2018 marks the centenary of the Representation of the People Act which, in 1918 conceded that men aged 21 and above should be allowed to vote and that women should be enfranchised too (provided they were 30 or over and owned property). While it was not until 1928 that all women aged 21 and over were given the vote, the 1918 Act did mark an important milestone as over the next 30 years, the substantial increase in the number of ordinary people having the vote meant that social policies addressing the needs of the majority (rather than protecting the privileges of the elite) would steadily expand, culminating in the establishment of the welfare state in 1948.
Alas, a further 30 years on, those who took a dim view of social justice had devised a strategy to turn democracy on its head. Aided by unrivalled funding from corporate backers, media outlets acquired by wealthy allies, and mass misdirection orchestrated by the best propagandists money could buy, the New Right managed to steer enough people to vote for them even though many of those voters would lose out under their rule. Income inequalities, which had been continuously brought down since the 1910s, started to rise after 1979 and had been on the up since. And whenever the New Right returned to power, public services and the social safety net would be relentlessly cut back.
The philosophy of one-person-one-vote was always premised on the assumption that people would have the opportunity to reflect on an informed basis what options would best improve their lives as individuals and as members of a shared society. But once political interactions are toxified by stirred-up prejudices, systemic deception, and power inequalities, democracy is displaced by electoral manipulation. To revive democratic governance, we need thorough reforms. Simply getting the vote out on an uneven playing field will never be enough. A comprehensive review of the diagnoses of democratic failings has led to a detailed assessment of the underlying problems and a set of 40 recommendations put forward in Time to Save Democracy (Policy Press, 2018). Three areas in particular are highlighted for urgent action.
First, civic togetherness must be strengthened. Attempts to divide communities with hate-filled narratives and scapegoating campaigns should be firmly countered. Misunderstanding should not be dismissed, but healed through restorative practices. No individuals or groups should be set higher thresholds to shape democratic outcomes. For example, it is plainly discriminatory when the UK Government changed the law so that trade unions cannot call for strike action unless at least 40% of their eligible-to-vote members are behind a majority vote to strike, when no such threshold is set for a vote on the far more disruptive action of pulling the UK out of the EU – and though only 37% of those eligible to vote backed ‘leave’, the government regards that as ‘democratically’ sacrosanct. And instead of scheming to make it more difficult for marginalised groups to vote with Voter ID hurdles, more should be done to enable more people’s votes to matter by improving the electoral system with more proportional forms of representation.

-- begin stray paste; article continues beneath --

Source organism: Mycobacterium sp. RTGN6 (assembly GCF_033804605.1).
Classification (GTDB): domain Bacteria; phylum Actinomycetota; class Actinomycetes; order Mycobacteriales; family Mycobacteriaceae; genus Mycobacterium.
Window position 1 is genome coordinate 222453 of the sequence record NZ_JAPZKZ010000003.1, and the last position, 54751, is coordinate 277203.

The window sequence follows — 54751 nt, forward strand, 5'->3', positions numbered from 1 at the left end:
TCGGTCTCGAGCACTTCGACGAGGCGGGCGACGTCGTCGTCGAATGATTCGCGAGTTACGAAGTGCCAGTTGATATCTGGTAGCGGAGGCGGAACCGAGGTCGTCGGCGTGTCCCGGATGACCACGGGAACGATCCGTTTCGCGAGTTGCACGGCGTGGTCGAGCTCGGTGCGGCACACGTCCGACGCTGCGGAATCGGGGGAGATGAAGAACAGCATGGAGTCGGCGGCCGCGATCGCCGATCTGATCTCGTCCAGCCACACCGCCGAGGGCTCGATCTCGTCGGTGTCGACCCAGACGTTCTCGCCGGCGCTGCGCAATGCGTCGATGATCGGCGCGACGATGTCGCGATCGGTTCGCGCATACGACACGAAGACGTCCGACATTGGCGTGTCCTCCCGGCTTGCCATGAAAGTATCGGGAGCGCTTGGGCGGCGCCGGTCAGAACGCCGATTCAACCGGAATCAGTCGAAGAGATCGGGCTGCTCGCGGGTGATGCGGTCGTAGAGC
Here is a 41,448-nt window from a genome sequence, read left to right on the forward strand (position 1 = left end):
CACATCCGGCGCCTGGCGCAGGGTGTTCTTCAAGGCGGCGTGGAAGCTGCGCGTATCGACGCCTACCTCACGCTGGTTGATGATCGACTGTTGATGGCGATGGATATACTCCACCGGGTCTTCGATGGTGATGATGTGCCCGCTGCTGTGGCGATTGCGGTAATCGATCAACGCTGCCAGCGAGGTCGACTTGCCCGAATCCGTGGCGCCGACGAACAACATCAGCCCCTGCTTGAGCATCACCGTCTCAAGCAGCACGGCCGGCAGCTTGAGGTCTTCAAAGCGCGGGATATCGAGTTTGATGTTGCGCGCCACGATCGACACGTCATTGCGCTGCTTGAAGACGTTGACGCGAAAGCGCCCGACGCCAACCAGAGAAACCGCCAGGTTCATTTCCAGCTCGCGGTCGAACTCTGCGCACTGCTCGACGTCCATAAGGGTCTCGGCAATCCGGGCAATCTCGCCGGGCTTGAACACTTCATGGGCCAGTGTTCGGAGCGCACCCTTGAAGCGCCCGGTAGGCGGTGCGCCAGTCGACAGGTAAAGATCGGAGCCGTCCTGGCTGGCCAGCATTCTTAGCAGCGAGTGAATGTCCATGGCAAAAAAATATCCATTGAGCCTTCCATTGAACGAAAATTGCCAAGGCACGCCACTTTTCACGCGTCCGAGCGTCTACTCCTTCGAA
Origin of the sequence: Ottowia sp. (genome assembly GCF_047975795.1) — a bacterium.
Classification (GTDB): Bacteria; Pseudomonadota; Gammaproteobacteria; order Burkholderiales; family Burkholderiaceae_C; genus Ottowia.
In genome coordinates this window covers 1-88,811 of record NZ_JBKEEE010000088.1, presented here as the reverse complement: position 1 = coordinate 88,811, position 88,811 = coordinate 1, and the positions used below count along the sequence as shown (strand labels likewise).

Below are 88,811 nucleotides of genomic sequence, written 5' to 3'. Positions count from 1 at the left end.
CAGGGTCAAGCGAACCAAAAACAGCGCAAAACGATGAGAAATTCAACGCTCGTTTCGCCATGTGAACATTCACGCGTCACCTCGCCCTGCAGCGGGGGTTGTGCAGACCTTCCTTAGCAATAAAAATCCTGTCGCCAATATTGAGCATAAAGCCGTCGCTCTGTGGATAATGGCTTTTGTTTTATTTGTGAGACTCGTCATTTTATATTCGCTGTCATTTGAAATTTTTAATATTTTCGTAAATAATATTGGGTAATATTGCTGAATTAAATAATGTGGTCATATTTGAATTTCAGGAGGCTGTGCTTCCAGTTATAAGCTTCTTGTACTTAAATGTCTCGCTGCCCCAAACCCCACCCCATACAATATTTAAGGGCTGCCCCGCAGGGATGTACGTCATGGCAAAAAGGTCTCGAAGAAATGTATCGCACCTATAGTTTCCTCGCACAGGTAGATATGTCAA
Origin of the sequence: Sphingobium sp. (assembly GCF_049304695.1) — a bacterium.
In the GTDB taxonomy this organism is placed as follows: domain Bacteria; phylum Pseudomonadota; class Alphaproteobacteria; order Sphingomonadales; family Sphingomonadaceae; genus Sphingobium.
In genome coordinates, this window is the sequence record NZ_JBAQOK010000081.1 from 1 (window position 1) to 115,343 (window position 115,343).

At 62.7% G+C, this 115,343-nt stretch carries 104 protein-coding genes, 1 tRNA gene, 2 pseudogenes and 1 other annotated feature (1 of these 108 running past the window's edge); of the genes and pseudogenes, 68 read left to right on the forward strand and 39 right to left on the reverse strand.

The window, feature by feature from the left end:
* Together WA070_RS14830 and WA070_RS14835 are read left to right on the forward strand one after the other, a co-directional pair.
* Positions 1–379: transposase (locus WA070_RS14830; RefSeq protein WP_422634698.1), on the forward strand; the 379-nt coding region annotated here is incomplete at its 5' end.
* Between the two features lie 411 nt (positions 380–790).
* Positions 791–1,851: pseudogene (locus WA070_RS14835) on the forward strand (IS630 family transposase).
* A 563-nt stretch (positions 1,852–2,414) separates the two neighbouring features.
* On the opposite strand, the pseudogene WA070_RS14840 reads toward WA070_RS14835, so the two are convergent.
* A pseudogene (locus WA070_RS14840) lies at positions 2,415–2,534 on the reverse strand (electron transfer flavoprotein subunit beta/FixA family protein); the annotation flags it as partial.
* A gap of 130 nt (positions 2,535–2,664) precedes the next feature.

Secondly, objectivity must be reinstated as the bulwark against the proliferation of what is euphemistically termed ‘post-truth’ – or lies. There needs to be better teaching of logical and evidential reasoning, as well as critical political literacy. And contrary to the myth that the freedom of speech is absolute, every country that takes the rule of law seriously (the US is no exception) recognises the need to set and enforce legal limits on irresponsible communication that may incite lawless behaviour; is unacceptable in itself (e.g., exchange of paedophilic words/images); makes use of information that belongs to someone else; contains false or misleading details; or threatens national security. The principles of restriction already embedded in existing laws and practices must be applied to those who use the money and influence provided by irresponsible businesses to deceive the public.
Finally, the challenge to secure power balance must be taken up. Decisions affecting communities should be resolved at levels closer to the people, but with the proviso that they are done under conditions of informed, properly facilitated deliberations. Power should be shared through a greater number of devolved civic roles, with many of these open to term-limited rotation rather than contests loaded in favour of those with most to spend on campaigns. Where elections are appropriate, limits for financial support for political candidates must be brought down to a much lower level. Above all, with the widening of wealth inequalities exacerbating the power gap between the corporate elite and the majority gripped by economic insecurity, a fairer distribution of resources should be advanced through more extensive adoption of worker cooperative practices and strengthening of public provisions to counter-balance private iniquities.
Henry Tam is a specialist in democratic development. He has been University of Cambridge’s Director of the Forum for Youth Participation & Democracy, and Head of Civil Renewal with the last Labour Government. His latest book, Time to Save Democracy: how to govern ourselves in the age of anti-politics, (Policy Press, 2018) is available from: https://policypress.co.uk/time-to-save-democracy